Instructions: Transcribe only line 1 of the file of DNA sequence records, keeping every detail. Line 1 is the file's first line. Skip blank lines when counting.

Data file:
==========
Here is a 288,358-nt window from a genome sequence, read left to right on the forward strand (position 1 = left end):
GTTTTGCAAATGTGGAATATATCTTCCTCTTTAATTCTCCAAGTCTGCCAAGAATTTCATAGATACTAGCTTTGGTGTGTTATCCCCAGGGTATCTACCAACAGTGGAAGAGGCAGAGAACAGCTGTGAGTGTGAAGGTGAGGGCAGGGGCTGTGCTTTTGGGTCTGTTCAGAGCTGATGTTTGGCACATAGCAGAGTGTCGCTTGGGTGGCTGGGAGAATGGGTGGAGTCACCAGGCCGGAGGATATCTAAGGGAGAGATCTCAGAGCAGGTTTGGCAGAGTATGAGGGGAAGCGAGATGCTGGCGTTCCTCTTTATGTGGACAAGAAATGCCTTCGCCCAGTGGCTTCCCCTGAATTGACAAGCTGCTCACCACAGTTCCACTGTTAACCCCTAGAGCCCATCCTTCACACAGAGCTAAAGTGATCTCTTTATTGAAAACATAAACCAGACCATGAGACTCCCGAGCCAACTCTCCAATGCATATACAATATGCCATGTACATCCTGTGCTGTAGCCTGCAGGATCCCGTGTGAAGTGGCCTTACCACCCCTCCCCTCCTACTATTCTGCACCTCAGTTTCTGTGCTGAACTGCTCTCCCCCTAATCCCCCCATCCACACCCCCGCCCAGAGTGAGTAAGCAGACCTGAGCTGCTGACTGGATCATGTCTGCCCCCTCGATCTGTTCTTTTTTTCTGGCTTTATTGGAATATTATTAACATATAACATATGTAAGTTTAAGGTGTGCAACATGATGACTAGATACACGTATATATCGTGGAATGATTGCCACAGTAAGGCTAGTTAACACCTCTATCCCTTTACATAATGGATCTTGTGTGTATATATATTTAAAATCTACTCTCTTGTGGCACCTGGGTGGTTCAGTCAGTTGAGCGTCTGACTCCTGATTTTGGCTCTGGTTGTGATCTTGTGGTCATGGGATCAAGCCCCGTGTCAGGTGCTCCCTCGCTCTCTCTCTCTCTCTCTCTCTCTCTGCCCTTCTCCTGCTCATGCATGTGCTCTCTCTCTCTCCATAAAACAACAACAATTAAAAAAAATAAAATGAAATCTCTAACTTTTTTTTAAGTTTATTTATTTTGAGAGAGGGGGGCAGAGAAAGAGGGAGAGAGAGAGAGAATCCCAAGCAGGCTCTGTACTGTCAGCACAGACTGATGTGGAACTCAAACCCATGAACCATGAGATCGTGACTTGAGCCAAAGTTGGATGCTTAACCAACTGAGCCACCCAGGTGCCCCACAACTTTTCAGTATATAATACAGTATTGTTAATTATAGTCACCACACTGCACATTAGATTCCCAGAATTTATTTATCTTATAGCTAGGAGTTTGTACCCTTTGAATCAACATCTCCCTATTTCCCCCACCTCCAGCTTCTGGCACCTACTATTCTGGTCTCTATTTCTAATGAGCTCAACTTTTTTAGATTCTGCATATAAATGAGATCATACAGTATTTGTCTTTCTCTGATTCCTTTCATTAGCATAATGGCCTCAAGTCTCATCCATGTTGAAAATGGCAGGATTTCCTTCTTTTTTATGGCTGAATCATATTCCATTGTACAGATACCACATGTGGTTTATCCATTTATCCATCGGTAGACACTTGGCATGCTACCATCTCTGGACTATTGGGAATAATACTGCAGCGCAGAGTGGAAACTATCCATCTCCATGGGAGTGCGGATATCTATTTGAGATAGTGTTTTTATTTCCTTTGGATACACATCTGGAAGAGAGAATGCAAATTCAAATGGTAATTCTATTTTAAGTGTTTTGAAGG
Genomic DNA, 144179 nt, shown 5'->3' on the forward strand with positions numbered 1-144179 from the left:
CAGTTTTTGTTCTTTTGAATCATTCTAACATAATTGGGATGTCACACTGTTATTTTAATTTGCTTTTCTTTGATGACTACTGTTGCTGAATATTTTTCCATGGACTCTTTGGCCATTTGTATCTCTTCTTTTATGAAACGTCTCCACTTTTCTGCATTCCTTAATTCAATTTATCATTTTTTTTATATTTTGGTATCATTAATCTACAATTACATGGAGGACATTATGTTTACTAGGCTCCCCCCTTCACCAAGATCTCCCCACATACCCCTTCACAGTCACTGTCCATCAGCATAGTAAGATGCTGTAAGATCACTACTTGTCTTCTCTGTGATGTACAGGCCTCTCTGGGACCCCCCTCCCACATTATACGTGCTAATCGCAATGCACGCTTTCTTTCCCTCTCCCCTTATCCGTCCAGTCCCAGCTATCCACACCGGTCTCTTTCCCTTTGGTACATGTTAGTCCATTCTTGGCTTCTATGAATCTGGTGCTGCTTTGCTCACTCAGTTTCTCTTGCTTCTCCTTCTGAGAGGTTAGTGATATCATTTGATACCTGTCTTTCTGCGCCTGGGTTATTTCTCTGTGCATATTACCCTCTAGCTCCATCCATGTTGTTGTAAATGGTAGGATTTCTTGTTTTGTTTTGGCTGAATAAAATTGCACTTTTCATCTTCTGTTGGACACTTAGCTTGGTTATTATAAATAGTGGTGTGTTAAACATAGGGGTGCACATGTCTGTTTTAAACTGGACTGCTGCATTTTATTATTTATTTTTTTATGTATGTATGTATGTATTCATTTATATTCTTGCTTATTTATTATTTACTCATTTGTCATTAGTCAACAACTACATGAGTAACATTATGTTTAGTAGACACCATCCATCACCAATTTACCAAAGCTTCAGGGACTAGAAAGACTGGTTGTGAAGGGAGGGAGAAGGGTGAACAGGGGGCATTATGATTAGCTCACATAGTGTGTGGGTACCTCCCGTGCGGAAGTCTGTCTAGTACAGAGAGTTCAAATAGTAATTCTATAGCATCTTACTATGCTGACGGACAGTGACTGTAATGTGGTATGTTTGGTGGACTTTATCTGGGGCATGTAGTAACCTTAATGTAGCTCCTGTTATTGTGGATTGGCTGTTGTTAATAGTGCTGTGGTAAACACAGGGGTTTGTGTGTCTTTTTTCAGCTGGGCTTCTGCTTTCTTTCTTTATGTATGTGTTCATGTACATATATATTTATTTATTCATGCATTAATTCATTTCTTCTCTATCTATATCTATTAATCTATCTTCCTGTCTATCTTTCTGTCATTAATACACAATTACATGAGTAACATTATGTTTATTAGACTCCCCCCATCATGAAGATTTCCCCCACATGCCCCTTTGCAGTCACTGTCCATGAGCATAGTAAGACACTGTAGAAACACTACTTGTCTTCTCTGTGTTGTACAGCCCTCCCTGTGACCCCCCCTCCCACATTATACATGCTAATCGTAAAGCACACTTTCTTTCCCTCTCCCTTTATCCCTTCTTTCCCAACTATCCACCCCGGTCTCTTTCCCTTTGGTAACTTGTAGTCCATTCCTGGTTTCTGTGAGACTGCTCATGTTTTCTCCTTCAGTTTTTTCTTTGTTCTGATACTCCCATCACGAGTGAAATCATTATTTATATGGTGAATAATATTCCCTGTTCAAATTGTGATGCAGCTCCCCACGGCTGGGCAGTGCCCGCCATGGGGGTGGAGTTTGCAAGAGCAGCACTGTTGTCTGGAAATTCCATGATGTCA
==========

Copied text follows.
Here is a 288,358-nt window from a genome sequence, read left to right on the forward strand (position 1 = left end):